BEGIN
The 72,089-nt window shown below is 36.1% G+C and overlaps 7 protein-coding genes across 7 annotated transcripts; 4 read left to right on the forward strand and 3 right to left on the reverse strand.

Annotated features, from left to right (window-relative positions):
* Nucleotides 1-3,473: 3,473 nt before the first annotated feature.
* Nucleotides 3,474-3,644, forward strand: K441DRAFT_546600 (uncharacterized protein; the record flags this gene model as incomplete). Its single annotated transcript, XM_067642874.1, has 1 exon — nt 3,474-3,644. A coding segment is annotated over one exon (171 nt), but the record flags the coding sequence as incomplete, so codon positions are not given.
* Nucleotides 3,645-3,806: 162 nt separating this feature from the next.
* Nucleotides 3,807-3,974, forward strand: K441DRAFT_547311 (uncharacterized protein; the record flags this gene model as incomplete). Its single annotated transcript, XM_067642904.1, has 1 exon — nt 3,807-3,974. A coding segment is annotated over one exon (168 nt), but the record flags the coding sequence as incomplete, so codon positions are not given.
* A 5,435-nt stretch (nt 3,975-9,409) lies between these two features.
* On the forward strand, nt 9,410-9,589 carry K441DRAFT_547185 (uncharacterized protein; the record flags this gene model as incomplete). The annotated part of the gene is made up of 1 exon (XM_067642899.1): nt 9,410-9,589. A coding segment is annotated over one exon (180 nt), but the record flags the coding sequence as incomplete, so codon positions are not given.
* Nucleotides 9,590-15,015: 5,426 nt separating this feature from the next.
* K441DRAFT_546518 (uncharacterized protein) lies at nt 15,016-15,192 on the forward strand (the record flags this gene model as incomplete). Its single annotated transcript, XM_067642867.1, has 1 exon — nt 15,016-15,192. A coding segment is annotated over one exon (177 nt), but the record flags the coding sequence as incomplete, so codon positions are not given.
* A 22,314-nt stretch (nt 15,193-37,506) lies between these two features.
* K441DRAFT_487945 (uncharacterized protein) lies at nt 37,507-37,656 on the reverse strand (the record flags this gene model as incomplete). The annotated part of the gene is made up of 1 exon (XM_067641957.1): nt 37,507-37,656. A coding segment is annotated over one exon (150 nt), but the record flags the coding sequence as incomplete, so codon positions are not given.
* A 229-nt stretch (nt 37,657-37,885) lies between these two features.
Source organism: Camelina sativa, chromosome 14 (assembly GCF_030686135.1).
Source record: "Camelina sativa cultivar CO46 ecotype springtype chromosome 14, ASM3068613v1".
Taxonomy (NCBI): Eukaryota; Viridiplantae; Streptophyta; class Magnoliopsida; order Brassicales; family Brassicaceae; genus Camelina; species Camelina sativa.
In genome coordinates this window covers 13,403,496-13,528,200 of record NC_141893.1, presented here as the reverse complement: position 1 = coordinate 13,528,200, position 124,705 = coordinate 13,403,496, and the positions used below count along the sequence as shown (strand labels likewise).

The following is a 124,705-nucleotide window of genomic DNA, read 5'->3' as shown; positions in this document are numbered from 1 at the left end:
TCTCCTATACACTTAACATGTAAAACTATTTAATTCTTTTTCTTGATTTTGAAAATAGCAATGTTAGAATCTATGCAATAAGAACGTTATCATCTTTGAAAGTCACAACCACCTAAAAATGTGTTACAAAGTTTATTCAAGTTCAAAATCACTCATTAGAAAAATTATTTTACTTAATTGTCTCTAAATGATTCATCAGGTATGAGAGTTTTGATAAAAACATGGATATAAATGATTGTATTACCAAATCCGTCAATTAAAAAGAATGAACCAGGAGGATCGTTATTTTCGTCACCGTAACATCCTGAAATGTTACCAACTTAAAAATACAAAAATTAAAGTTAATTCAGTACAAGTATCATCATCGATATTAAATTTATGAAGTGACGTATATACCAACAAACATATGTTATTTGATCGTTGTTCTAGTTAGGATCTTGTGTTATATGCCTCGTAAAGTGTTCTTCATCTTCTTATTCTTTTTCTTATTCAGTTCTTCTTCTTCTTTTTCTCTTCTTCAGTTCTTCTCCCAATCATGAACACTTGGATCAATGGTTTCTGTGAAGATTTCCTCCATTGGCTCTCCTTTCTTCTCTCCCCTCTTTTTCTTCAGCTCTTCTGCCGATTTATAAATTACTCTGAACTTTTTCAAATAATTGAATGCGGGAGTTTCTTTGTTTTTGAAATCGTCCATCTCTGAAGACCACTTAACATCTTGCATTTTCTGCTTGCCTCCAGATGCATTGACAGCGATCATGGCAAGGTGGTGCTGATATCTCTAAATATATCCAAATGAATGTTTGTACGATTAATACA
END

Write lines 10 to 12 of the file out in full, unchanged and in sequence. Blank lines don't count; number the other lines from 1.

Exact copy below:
* K441DRAFT_546518 (uncharacterized protein) lies at nt 15,016-15,192 on the forward strand (the record flags this gene model as incomplete). Its single annotated transcript, XM_067642867.1, has 1 exon — nt 15,016-15,192. A coding segment is annotated over one exon (177 nt), but the record flags the coding sequence as incomplete, so codon positions are not given.
* A 22,314-nt stretch (nt 15,193-37,506) lies between these two features.
* K441DRAFT_487945 (uncharacterized protein) lies at nt 37,507-37,656 on the reverse strand (the record flags this gene model as incomplete). The annotated part of the gene is made up of 1 exon (XM_067641957.1): nt 37,507-37,656. A coding segment is annotated over one exon (150 nt), but the record flags the coding sequence as incomplete, so codon positions are not given.